C# – Are there an alternative to System.IO.BufferedStream in C#


I receive the follow exception:

System.NotSupportedException : This stream does not support seek operations.
   at System.Net.Sockets.NetworkStream.Seek(Int64 offset, SeekOrigin origin)
   at System.IO.BufferedStream.FlushRead()
   at System.IO.BufferedStream.WriteByte(Byte value)

The follow link show that this is a known problem for microsoft.

This stacktrace show 2 things:

  1. The System.IO.BufferedStream do some absurd pointer move operation. A BufferedStream should buffer the underlying stream and not more. The quality of buffer will be bad if there are such seek operation.
  2. It will never work stable with a stream that not support Seek.

Are there any alternatives?
Does I need a buffer together with a NetworkStream in C# or is this already buffered.

Edit: I want simply reduce the number of read/write calls to the underlying socket stream.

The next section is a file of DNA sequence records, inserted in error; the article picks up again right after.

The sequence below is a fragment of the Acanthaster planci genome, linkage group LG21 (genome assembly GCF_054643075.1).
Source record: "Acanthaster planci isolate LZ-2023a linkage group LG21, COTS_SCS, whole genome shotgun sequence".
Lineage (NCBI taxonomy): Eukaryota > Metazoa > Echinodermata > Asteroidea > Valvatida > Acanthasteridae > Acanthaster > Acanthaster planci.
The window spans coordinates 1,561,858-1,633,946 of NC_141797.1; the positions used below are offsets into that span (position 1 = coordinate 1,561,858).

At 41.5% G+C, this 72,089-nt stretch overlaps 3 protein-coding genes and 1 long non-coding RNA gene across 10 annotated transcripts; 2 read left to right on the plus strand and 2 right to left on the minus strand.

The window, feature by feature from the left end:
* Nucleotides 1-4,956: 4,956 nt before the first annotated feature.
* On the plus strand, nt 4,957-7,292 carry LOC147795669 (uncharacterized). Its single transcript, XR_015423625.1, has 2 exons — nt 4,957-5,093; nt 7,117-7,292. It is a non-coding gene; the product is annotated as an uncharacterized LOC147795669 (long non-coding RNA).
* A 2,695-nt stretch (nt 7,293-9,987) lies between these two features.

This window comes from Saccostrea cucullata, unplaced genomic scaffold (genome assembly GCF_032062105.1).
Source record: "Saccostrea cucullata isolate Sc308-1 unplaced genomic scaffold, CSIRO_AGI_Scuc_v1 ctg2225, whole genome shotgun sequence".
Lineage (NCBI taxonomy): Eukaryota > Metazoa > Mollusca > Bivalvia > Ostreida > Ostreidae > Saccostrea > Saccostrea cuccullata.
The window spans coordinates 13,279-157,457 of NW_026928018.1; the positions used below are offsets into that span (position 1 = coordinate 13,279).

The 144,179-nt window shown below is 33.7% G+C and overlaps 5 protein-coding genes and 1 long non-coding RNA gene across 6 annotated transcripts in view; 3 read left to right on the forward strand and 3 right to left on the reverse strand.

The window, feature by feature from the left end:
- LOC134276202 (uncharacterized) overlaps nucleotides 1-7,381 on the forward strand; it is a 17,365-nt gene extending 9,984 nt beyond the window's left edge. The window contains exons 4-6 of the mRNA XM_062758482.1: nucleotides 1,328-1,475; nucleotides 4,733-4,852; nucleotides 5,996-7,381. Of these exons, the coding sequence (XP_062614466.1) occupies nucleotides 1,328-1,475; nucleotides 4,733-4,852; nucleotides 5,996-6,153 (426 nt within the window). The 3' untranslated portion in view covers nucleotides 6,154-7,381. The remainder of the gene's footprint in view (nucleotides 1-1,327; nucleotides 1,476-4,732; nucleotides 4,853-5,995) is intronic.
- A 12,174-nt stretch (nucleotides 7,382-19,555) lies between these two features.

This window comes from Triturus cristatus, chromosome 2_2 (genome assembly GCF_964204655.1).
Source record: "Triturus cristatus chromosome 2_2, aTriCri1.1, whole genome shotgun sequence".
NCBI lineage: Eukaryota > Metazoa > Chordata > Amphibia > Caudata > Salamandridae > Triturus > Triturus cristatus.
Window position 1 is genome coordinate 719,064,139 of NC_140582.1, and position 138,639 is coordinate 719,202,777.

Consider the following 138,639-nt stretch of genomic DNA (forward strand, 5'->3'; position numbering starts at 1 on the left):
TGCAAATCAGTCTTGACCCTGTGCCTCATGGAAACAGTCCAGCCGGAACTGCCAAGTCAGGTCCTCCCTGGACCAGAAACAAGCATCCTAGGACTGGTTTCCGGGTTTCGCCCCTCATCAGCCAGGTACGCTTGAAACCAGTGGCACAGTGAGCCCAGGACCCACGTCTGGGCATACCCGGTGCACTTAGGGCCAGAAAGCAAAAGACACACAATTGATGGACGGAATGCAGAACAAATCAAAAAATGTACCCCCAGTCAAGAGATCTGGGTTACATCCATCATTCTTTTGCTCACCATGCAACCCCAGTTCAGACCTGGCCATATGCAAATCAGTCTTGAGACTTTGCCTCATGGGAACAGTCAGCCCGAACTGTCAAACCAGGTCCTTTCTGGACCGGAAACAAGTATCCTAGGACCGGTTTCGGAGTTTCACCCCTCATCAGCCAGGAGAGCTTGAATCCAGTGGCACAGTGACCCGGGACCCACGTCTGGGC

Best Solution

The solution is to use two independent BufferedStreams, one for receiving and one for sending. And don't forget to flush the sending BufferedStream appropriately.

Since even in 2018 it seems hard to get a satisfying answer to this question, for the sake of humanity, here are my two cents:

The NetworkStream is buffered on the OS side. However, that does not mean there are no reasons to buffer on the .net side. TCP behaves well on Write-Read (repeat), but stalls on Write-Write-Read due to delayed ack, etc, etc.

If you, like me, have a bunch of sub-par protocol code to take into the twentyfirst century, you want to buffer.

Alternatively, if you stick to the above, you could also buffer only reads/rcvs or only writes/sends, and use the NetworkStream directly for the other side, depending on how broken what code is. You just have to be consistent!

What BufferedStream docs fail to make abundantly clear is that you should only switch reading and writing if your stream is seekable. This is because it buffers reads and writes in the same buffer. BufferedStream simply does not work well for NetworkStream.

As Marc pointed out, the cause of this lameness is the conflation of two streams into one NetworkStream which is not one of .net's greatest design decisions.